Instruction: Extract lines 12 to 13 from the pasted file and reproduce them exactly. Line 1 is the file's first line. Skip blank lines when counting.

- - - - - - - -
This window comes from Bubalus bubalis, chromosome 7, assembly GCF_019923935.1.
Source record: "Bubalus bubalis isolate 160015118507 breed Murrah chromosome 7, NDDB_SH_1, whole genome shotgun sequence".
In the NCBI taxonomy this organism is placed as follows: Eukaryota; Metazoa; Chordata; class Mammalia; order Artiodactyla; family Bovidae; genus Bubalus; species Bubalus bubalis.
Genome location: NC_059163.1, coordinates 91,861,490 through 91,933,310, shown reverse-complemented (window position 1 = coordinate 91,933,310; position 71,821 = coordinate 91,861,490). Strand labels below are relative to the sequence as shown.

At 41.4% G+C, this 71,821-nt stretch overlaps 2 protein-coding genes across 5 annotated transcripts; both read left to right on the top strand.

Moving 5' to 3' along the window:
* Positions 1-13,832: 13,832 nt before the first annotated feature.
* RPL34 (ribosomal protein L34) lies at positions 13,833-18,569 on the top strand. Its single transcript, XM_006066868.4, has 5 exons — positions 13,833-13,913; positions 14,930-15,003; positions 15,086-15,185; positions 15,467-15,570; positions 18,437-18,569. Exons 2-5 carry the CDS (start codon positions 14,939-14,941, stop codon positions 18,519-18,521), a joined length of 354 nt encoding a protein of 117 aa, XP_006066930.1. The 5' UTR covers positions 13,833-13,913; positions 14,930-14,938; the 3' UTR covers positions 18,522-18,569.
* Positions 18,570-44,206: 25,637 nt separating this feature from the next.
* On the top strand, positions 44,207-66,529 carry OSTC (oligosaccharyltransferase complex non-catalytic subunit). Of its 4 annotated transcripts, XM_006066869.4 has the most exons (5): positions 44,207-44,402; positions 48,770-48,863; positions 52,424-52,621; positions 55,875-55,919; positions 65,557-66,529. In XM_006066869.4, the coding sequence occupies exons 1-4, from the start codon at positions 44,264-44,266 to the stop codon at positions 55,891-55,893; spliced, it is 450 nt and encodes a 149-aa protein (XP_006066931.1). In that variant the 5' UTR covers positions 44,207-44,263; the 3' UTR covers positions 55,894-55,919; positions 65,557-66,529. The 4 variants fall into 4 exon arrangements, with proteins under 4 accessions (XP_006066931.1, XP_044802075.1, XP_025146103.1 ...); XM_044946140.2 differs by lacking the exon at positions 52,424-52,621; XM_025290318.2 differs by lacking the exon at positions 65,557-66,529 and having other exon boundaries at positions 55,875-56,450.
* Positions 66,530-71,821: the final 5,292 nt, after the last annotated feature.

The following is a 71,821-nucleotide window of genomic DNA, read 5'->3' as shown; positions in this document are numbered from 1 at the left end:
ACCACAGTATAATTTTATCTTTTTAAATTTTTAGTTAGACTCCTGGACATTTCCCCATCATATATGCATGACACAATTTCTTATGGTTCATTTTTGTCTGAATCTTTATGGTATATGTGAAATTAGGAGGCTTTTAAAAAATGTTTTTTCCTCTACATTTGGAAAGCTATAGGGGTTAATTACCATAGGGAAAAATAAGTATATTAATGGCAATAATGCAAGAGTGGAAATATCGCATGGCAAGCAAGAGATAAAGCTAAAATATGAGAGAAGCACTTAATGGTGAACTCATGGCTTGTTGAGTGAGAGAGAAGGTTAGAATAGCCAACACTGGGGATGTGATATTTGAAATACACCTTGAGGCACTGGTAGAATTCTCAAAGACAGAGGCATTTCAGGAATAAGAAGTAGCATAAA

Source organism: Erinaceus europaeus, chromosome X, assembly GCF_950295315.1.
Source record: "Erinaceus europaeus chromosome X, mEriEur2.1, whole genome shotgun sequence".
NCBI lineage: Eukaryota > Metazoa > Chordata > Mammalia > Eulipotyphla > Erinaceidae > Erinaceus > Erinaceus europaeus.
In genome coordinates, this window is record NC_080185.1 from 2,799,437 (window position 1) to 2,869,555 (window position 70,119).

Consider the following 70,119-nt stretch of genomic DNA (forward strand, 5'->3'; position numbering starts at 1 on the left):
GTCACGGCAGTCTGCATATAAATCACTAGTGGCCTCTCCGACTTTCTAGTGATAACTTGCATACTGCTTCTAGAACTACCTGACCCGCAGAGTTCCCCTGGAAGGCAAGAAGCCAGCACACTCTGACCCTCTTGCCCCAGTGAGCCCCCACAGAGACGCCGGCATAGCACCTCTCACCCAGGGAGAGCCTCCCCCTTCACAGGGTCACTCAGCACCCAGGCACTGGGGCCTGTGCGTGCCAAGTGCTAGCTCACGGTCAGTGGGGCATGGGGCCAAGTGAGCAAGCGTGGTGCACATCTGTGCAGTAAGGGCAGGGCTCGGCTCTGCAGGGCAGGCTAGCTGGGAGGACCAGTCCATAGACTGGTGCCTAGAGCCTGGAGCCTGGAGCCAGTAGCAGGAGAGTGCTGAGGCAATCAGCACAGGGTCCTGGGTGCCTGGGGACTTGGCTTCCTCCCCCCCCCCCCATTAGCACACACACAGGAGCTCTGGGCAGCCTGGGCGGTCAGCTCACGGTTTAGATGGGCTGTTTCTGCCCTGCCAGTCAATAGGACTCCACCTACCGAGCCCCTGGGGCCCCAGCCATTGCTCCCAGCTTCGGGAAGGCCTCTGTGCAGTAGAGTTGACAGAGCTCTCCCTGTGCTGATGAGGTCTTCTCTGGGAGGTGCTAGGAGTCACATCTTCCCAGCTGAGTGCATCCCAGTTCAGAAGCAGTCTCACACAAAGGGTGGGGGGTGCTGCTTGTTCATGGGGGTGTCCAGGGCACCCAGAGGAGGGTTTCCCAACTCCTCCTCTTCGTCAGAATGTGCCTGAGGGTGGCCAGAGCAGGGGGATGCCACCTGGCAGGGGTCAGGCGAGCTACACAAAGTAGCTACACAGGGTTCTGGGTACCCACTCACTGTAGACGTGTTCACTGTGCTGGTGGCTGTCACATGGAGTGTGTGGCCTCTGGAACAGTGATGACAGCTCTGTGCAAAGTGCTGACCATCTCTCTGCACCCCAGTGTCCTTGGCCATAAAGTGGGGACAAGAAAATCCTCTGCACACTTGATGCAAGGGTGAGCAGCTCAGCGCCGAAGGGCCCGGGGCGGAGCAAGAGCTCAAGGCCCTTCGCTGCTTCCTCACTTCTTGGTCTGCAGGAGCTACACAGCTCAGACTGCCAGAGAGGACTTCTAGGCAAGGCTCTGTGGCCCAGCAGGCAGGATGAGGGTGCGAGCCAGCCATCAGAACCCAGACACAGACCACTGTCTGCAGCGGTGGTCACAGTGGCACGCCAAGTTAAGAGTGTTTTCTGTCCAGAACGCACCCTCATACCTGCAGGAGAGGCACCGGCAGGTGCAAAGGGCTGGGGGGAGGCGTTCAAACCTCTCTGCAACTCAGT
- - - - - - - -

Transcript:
The following is a 71,821-nucleotide window of genomic DNA, read 5'->3' as shown; positions in this document are numbered from 1 at the left end:
ACCACAGTATAATTTTATCTTTTTAAATTTTTAGTTAGACTCCTGGACATTTCCCCATCATATATGCATGACACAATTTCTTATGGTTCATTTTTGTCTGAATCTTTATGGTATATGTGAAATTAGGAGGCTTTTAAAAAATGTTTTTTCCTCTACATTTGGAAAGCTATAGGGGTTAATTACCATAGGGAAAAATAAGTATATTAATGGCAATAATGCAAGAGTGGAAATATCGCATGGCAAGCAAGAGATAAAGCTAAAATATGAGAGAAGCACTTAATGGTGAACTCATGGCTTGTTGAGTGAGAGAGAAGGTTAGAATAGCCAACACTGGGGATGTGATATTTGAAATACACCTTGAGGCACTGGTAGAATTCTCAAAGACAGAGGCATTTCAGGAATAAGAAGTAGCATAAA